It may be the aerospace industry's equivalent of Catch-22. Airbus and Boeing want to deal with fewer, more resilient suppliers but at the same time they worry that a lack of choice could undermine their flexibility and business prospects.

With the two large aircraft makers and other industry powers boosting production, suppliers are being stretched to keep pace. The situation is expected to become more difficult, not just because of the ongoing rebound in commercial aircraft output, but also because F-35 Joint Strike Fighter deliveries are ramping up, with many of the same suppliers involved.

“There is probably not as much redundancy as there should be” in the current supply chain, warns Jim Albaugh, president of Boeing Commercial Airplanes. Airbus and Boeing may share as much as 60-70% of the same supply chain, with new entrants now tapping those sources as well, notes EADS Chief Strategy and Marketing Officer Marwan Lahoud.

There is concern the system will crack, causing disruptions in production. Airbus already is seeing signs of that situation as it looks to bring single-aisle production to 42 aircraft a month. “The supply chain is beginning to creak,” warns Tom Williams, executive vice president for programs. Concern over suppliers is one of the main reasons Airbus is holding off on boosting output further to 44 aircraft per month, although Williams sees demand for such production levels. The aircraft maker is being forced to dispatch large numbers of engineering teams to help suppliers keep pace, he notes.

Pratt & Whitney President David Hess is more sanguine about the situation, noting that there are no significant issues yet, but that problems have to be monitored closely. He says the industry has two to three years to prepare for peak demand. Nevertheless, Pratt is also spending more management time to head off potential supplier problems and has teams working to mitigate shortfalls.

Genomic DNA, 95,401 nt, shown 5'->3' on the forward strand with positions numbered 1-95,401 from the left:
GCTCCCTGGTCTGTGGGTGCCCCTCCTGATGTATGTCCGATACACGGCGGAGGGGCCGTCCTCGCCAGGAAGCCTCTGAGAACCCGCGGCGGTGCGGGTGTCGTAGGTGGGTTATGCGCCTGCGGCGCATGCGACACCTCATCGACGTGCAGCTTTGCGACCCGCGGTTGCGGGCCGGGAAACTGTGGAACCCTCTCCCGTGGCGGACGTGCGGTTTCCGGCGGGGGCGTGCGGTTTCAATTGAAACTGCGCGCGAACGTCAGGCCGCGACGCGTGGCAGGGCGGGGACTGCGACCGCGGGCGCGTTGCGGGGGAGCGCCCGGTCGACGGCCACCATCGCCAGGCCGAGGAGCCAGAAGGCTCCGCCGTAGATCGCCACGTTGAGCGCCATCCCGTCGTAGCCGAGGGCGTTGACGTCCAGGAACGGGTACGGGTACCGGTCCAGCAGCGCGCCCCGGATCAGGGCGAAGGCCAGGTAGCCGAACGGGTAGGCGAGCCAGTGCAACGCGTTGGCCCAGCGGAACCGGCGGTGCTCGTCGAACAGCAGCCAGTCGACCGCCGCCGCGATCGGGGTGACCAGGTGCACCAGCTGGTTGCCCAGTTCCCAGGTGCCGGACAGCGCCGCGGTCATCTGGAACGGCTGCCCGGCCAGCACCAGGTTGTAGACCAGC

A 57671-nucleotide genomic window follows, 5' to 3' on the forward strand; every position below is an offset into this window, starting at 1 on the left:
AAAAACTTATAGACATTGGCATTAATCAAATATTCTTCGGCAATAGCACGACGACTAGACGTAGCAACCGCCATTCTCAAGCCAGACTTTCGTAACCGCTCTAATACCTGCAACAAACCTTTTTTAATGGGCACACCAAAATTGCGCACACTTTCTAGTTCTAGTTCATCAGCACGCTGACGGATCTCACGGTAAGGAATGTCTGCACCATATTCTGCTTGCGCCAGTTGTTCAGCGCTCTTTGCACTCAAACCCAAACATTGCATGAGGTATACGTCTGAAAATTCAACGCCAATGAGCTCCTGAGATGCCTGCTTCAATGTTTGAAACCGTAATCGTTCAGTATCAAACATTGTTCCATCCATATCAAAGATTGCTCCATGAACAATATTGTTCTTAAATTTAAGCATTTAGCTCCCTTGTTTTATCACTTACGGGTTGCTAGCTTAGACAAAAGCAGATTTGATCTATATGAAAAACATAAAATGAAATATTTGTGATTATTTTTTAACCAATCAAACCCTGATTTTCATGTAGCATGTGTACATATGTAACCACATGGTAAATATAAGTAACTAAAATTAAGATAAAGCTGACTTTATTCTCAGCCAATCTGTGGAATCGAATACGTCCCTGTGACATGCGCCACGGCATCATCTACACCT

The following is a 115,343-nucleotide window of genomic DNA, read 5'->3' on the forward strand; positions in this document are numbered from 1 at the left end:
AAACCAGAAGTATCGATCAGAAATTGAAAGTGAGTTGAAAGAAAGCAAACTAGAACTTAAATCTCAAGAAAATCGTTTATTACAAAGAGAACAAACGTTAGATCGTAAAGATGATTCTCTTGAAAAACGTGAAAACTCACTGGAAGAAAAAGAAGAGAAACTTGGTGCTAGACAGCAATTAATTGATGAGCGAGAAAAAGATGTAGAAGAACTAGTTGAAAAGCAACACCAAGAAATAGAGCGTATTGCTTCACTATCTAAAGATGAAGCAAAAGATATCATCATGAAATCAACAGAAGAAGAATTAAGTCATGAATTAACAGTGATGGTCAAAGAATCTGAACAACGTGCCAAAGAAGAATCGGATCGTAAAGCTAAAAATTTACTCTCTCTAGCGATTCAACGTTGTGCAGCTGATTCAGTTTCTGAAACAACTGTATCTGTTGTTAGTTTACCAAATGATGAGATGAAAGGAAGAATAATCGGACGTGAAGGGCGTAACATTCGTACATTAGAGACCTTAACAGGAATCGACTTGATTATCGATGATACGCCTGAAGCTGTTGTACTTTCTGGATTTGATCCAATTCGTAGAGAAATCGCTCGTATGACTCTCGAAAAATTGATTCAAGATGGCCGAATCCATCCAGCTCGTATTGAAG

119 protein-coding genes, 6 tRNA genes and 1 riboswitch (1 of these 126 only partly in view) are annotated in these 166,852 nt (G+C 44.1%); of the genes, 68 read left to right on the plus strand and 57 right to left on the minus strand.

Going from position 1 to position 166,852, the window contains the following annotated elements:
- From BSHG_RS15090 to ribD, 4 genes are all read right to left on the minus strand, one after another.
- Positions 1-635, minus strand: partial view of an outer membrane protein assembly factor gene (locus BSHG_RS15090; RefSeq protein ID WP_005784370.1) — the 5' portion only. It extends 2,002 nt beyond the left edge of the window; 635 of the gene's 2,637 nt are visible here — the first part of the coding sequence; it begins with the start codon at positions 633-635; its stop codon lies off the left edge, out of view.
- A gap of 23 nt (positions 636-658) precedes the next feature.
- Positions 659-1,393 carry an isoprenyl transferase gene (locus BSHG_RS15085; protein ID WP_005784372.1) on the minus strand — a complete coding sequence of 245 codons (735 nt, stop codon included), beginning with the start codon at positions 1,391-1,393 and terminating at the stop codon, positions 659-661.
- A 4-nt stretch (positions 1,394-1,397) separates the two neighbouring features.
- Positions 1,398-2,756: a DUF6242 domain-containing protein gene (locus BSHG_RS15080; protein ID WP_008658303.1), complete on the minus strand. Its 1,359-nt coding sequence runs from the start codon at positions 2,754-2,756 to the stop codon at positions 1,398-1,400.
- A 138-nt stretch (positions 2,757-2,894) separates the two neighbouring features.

Although the concern is mainly focused on lower-tier suppliers, even some larger ones are struggling. Aerolia, the French aerostructures business spun off from Airbus, builds around 2 million parts per year for the aircraft maker. But even making deliveries on schedule and with no flaws 96% of the time leaves Airbus with a “large headache,” concedes Aerolia's CEO Christian Cornille, adding that 99% performance needs to be achieved.

However, where the prime contractors see problems, others see opportunities. “We look at this with open eyes as business to be captured,” says Homaid Al Shemmari, executive director of Mubadala Aerospace. The Abu Dhabi investment firm is trying to build its Strata composites unit into a Tier 1 supplier to Airbus and Boeing by 2020. He notes that as companies like turboprop maker ATR boost output, this creates an opportunity to bring in second or third sources, especially in new markets.

The company has been gradually building up its work packages for large aircraft makers, with Boeing and Mubadala last week finalizing a deal for Strata to provide 777 empennage ribs and 787 vertical-fin ribs. Deliveries are to start in 2013. Boeing also has signaled that it could award Strata the vertical-fin assembly. The U.S. aircraft maker last year opened a new vertical-fin assembly facility in Salt Lake City. The other site currently building the part is in Frederickson, Wash. Strata will have until around 2016-17 to prove it is up to the task and then could become the exclusive provider of the component to Boeing, Al Shemmari says.

For the initial work packages on the 777 and 787, Boeing says it “has already begun to provide tooling, operational early training and other support for those work packages.”

Strata was already working with Airbus, providing flap tracks for A330s and A340s, but now has ambitions to expand that to the A380 as well.

There are other areas where the industrial structure underpinning the aircraft makers may be falling out of balance. Williams worries that among some key equipment suppliers consolidation may be going too far, citing United Technologies' planned acquisition of Goodrich. On the A320NEO reengining program, UTC—combining Pratt & Whitney, Hamilton Sundstrand and Goodrich—will have huge content. “Who is the prime?” Williams quips. “Are we a subcontractor to UTC? It might feel a little bit like that.”

Some have additional concerns about the structure of the supply chain. Strata CEO Ross Bradley sees “a real conflict” in the fact the bulk of the supply chain remains in the West, while purchasing power has clearly moved to the Middle East and Asia. Many of the legacy suppliers have older and higher cost structures and are focused on older technologies, adds Al Shemmari, arguing more consolidation of those suppliers is needed.

Despite Williams' concerns about over-consolidation in some areas, he acknowledges there are still some regions where there are niche suppliers that will likely not be viable as stand-alone businesses in the long-term.